Many options are available today for the prosthetic lens that replaces the crystalline lens with its cataract. Some lenses, called multifocal lenses or accommodating lenses, allow for correction of both near and distance vision.
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Matthew Ehrlich, M.D. was raised in New York and completed his undergraduate education at Union College in Schenectady, NY., graduating summa cum laude with membership in Phi Beta Kappa. He then graduated from Albany Medical College in Albany, NY completing both his B.S. and M.D. degrees in six years compared to the usual eight. In his junior year of medical school he was awarded membership in Alpha Omega Alpha.
After serving an internal medicine internship in San Francisco in 1984, Dr. Ehrlich returned to Philadelphia to complete his ophthalmology residency at the world-renowned Wills Eye Hospital (1984-1987). Next, he served a fellowship in corneal and refractive surgery at the Jules Stein Eye Institute, UCLA School of Medicine. (1987-88). Each year US News and World Report surveys physicians and asks them to rank the best hospitals in their specialties. For more than twenty years both Wills Eye Hospital and the Jules Stein Eye Institute have ranked in the top 5 eye hospitals in the nation.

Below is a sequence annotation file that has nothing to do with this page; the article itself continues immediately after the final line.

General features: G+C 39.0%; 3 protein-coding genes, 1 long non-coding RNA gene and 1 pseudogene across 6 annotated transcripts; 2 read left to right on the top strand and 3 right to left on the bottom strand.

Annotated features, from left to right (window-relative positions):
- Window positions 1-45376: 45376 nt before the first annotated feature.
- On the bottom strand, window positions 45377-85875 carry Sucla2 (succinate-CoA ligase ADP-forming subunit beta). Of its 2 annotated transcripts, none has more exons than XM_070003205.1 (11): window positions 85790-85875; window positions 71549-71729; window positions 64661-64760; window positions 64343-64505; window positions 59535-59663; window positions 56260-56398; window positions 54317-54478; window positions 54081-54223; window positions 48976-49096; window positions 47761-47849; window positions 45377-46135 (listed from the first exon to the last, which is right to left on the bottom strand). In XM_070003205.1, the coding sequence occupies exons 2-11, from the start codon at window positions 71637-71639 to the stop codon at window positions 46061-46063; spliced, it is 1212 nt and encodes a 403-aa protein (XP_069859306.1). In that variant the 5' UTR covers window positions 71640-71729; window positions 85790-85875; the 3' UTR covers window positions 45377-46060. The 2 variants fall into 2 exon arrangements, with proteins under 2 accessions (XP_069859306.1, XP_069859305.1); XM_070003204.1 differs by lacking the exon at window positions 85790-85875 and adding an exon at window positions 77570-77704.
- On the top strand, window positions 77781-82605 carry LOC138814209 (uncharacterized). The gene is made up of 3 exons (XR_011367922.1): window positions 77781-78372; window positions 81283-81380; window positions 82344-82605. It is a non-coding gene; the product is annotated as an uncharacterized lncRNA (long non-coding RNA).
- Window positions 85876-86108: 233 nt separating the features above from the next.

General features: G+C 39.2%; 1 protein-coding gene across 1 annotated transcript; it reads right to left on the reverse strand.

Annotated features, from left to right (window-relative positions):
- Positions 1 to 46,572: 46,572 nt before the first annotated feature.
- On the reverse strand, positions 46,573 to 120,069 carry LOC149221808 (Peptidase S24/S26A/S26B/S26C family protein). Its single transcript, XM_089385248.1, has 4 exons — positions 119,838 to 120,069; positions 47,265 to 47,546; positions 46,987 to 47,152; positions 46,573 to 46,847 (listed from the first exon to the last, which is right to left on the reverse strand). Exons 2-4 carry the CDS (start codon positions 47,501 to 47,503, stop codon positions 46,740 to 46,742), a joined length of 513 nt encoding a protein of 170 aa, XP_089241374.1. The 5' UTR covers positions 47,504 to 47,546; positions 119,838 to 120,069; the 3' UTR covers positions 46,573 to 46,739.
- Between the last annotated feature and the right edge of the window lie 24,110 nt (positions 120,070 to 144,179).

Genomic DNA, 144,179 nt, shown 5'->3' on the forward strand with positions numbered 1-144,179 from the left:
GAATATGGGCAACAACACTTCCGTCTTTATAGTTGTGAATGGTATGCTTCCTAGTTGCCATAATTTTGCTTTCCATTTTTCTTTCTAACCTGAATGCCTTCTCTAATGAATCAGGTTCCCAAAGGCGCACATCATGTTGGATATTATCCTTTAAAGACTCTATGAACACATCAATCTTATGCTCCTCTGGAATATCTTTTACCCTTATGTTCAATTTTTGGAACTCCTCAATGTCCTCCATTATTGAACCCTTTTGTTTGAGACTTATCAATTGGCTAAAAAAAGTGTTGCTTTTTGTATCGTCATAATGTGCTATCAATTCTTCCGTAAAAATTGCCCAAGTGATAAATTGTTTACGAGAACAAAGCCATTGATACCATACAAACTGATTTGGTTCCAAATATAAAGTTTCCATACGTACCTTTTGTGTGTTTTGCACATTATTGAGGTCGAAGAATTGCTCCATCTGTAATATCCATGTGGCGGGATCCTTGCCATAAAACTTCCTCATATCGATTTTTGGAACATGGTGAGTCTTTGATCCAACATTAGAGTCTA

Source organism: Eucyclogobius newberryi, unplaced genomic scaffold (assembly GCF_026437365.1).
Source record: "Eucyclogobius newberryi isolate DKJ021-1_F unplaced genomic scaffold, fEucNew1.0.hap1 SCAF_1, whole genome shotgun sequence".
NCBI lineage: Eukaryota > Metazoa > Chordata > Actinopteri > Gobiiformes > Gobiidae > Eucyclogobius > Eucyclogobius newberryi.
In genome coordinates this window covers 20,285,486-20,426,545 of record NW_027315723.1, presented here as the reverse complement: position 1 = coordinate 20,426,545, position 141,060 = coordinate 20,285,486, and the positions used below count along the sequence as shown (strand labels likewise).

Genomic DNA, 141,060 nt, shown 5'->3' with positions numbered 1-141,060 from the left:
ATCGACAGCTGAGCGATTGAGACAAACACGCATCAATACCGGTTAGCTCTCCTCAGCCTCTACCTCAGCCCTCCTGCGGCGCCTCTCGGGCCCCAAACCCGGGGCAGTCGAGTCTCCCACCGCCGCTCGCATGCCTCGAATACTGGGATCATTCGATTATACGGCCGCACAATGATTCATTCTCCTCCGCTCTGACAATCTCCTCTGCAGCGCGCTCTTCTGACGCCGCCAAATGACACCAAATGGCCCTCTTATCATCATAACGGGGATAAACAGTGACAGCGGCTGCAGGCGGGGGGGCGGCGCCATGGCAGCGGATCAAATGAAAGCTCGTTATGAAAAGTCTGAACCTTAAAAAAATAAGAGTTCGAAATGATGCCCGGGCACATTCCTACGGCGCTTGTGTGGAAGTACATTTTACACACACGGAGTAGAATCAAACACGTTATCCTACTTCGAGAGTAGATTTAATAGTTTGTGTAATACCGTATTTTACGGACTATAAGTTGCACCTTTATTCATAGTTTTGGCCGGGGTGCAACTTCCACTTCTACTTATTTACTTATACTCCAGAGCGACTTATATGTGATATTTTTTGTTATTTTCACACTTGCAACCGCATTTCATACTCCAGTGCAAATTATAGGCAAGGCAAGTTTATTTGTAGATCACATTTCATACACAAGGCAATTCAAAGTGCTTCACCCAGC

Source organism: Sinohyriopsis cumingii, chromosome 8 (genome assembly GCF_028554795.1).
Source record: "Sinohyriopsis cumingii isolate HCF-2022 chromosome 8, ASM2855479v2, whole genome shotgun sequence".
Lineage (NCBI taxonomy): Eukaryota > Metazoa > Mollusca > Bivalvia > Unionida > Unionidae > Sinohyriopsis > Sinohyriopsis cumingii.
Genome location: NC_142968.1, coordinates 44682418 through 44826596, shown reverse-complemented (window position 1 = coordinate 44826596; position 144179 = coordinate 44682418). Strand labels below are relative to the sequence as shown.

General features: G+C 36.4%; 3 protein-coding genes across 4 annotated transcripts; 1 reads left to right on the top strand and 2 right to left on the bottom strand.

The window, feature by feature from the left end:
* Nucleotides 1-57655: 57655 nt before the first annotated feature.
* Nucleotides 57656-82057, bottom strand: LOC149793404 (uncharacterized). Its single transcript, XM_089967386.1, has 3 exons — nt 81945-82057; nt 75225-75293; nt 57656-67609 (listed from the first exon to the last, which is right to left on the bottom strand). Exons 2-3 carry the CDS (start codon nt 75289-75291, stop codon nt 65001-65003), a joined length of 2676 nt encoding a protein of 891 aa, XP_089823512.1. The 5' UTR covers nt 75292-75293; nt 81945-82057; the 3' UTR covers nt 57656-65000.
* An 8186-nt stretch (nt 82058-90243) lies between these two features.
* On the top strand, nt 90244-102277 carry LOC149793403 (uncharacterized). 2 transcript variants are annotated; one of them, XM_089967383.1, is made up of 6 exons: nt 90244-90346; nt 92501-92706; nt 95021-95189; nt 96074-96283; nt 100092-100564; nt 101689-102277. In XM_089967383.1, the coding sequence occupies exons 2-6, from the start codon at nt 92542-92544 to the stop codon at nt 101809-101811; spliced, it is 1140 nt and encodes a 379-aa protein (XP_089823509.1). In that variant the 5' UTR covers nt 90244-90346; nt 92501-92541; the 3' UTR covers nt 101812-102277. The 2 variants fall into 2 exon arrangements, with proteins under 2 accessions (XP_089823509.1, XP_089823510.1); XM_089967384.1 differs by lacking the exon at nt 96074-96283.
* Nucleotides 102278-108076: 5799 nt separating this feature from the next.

The outdoor Colorado lifestyle is a natural fit for Dr. Ehrlich, who is an avid runner, skier, and fly-fisherman. He is married to his high school sweetheart, Diane, and has elementary age boy-girl twins, Jordan and Alexis.
Dr. Ehrlich has performed over 12,000 cataract surgeries. He was an FDA investigator for the Crystalens that was approved for use in the United States. Today he uses many speciality lenses (Toric and Multifocal) to improve near and distance vision for his cataract patients. He also performs many other surgeries such as blepharoplasty, entropian and pterygium.
He performs LASIK surgery as well and enjoys the freedom it offers personally, having had the procedure in 2001.He wrote a book on LASIK in 1999, How to See Like a Hawk When You’re Blind as a Bat, which was favorably reviewed in the Los Angeles Times in 2000.